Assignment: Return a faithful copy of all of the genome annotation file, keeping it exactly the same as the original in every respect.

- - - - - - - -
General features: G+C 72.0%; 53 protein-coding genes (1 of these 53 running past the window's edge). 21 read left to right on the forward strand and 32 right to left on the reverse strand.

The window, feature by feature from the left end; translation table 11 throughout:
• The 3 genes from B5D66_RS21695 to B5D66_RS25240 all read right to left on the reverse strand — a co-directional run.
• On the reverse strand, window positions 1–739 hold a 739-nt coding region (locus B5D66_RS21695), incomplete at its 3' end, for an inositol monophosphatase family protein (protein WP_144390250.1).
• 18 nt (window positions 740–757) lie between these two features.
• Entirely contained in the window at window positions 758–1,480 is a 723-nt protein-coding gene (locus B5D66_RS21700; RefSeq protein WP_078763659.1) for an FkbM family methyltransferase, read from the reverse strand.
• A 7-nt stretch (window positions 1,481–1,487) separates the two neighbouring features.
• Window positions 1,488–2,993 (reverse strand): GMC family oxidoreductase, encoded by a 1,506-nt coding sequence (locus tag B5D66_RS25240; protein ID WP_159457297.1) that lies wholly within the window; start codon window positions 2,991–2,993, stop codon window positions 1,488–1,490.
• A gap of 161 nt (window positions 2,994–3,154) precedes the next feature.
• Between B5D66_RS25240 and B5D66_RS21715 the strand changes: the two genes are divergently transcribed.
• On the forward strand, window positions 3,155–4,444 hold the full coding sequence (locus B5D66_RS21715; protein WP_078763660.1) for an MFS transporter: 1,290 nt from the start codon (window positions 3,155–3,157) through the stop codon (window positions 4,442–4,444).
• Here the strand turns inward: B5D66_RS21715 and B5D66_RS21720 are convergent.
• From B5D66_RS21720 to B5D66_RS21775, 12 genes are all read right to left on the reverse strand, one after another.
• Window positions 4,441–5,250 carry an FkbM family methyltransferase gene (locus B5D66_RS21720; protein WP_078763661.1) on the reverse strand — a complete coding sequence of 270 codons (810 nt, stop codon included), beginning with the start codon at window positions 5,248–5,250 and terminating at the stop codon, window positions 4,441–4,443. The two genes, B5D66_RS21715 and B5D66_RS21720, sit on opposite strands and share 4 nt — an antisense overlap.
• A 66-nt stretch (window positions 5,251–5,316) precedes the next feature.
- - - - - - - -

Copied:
General features: G+C 72.0%; 53 protein-coding genes (1 of these 53 running past the window's edge). 21 read left to right on the forward strand and 32 right to left on the reverse strand.

The window, feature by feature from the left end; translation table 11 throughout:
• The 3 genes from B5D66_RS21695 to B5D66_RS25240 all read right to left on the reverse strand — a co-directional run.
• On the reverse strand, window positions 1–739 hold a 739-nt coding region (locus B5D66_RS21695), incomplete at its 3' end, for an inositol monophosphatase family protein (protein WP_144390250.1).
• 18 nt (window positions 740–757) lie between these two features.
• Entirely contained in the window at window positions 758–1,480 is a 723-nt protein-coding gene (locus B5D66_RS21700; RefSeq protein WP_078763659.1) for an FkbM family methyltransferase, read from the reverse strand.
• A 7-nt stretch (window positions 1,481–1,487) separates the two neighbouring features.
• Window positions 1,488–2,993 (reverse strand): GMC family oxidoreductase, encoded by a 1,506-nt coding sequence (locus tag B5D66_RS25240; protein ID WP_159457297.1) that lies wholly within the window; start codon window positions 2,991–2,993, stop codon window positions 1,488–1,490.
• A gap of 161 nt (window positions 2,994–3,154) precedes the next feature.
• Between B5D66_RS25240 and B5D66_RS21715 the strand changes: the two genes are divergently transcribed.
• On the forward strand, window positions 3,155–4,444 hold the full coding sequence (locus B5D66_RS21715; protein WP_078763660.1) for an MFS transporter: 1,290 nt from the start codon (window positions 3,155–3,157) through the stop codon (window positions 4,442–4,444).
• Here the strand turns inward: B5D66_RS21715 and B5D66_RS21720 are convergent.
• From B5D66_RS21720 to B5D66_RS21775, 12 genes are all read right to left on the reverse strand, one after another.
• Window positions 4,441–5,250 carry an FkbM family methyltransferase gene (locus B5D66_RS21720; protein WP_078763661.1) on the reverse strand — a complete coding sequence of 270 codons (810 nt, stop codon included), beginning with the start codon at window positions 5,248–5,250 and terminating at the stop codon, window positions 4,441–4,443. The two genes, B5D66_RS21715 and B5D66_RS21720, sit on opposite strands and share 4 nt — an antisense overlap.
• A 66-nt stretch (window positions 5,251–5,316) precedes the next feature.